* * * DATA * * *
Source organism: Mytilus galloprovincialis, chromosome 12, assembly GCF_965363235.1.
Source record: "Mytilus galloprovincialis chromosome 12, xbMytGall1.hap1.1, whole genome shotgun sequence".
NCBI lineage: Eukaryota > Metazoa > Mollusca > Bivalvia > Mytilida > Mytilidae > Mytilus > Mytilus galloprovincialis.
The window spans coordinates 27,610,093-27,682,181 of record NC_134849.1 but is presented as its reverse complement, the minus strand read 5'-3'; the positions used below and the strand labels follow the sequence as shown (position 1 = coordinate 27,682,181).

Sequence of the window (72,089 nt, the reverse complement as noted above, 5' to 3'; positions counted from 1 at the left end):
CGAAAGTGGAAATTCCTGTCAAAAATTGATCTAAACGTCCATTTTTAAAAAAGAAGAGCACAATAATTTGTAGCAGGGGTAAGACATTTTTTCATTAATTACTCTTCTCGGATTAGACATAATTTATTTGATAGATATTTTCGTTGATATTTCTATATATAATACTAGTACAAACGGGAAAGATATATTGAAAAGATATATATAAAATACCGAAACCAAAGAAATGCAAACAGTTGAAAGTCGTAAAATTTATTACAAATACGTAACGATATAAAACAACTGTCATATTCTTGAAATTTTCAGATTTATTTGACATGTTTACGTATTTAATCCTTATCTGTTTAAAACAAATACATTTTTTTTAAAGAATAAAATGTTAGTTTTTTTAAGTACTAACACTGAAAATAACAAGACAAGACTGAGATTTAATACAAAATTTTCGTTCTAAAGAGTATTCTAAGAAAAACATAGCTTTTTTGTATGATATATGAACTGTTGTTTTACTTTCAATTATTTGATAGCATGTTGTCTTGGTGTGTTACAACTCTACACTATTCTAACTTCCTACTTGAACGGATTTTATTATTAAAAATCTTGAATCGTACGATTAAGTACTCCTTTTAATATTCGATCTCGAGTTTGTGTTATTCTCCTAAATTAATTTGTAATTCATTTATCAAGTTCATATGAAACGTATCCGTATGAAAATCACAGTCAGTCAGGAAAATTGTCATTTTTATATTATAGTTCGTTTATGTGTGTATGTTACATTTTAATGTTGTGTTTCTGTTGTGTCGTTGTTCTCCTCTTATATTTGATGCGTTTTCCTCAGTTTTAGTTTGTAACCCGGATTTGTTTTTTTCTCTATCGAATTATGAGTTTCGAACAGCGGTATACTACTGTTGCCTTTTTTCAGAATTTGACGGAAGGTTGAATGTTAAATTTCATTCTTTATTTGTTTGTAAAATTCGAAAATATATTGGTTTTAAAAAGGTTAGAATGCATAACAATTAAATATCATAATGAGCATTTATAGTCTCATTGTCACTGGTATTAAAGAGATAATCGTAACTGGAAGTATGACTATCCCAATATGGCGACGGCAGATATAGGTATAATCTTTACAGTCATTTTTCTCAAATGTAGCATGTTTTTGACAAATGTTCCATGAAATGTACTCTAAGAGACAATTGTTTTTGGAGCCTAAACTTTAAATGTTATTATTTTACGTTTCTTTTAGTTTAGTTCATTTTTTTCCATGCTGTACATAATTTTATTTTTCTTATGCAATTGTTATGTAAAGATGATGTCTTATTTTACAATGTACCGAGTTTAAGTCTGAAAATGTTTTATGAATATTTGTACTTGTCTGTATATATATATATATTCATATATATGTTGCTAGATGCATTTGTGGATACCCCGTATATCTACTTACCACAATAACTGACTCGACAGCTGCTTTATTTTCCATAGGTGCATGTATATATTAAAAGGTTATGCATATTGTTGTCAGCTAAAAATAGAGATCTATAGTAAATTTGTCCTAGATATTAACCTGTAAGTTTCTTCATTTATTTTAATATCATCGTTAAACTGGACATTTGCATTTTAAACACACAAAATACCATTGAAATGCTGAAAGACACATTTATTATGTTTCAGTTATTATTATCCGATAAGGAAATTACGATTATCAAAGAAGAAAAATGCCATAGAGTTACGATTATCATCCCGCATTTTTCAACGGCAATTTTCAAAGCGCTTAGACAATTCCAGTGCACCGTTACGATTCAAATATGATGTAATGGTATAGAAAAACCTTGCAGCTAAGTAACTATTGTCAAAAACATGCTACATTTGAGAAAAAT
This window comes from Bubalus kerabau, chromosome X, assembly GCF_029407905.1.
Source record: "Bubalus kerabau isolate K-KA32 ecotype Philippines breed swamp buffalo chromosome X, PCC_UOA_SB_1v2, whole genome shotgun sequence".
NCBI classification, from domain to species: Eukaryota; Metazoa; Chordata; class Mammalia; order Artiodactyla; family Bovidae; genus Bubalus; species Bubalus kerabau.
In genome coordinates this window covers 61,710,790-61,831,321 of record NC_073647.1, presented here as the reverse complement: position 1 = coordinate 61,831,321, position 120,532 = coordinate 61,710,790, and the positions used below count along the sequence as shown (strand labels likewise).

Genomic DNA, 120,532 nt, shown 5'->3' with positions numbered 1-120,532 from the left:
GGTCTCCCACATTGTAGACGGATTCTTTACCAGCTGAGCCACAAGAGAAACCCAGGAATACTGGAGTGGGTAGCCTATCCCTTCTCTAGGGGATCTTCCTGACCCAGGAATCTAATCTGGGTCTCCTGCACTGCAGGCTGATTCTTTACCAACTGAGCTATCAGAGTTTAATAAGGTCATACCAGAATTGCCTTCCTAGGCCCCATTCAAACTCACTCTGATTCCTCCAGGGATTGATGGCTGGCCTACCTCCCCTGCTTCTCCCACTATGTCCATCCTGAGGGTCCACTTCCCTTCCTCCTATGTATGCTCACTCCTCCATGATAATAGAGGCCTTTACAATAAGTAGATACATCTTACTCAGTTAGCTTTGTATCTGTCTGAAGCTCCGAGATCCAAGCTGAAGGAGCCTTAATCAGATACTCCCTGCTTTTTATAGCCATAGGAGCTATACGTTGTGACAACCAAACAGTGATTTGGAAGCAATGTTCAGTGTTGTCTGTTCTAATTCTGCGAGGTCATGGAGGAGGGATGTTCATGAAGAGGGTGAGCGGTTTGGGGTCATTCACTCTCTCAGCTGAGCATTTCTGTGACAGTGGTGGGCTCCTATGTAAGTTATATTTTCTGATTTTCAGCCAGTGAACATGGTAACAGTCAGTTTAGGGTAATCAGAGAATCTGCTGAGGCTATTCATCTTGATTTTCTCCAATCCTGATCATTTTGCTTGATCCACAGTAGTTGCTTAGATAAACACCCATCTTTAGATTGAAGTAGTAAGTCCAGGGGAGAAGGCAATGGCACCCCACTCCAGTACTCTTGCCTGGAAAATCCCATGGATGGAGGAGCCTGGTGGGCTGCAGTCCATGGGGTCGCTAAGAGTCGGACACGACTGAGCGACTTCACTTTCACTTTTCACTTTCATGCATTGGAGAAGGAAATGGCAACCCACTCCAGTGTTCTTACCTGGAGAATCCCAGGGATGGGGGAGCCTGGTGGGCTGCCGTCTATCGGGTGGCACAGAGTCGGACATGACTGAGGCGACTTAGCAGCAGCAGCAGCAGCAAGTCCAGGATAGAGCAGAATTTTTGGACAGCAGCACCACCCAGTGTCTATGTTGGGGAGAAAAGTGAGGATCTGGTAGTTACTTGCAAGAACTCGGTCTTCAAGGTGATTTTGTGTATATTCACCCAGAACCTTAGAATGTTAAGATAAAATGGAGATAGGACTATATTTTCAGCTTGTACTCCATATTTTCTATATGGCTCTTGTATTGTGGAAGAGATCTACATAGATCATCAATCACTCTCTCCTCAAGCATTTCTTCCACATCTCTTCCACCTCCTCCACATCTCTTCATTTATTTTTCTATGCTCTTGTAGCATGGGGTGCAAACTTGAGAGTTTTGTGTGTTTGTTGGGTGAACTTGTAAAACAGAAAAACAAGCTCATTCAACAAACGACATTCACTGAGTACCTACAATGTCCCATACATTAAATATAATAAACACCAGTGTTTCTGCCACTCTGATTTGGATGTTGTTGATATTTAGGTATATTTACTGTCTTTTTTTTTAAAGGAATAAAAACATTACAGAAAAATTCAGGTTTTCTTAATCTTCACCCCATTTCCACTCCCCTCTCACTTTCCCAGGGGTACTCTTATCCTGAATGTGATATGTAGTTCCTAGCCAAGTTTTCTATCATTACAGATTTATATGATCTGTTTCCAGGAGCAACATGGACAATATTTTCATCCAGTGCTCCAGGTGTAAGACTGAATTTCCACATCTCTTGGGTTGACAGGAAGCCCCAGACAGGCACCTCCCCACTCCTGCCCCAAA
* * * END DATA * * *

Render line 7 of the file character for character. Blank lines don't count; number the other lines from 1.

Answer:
This window comes from Bubalus kerabau, chromosome X, assembly GCF_029407905.1.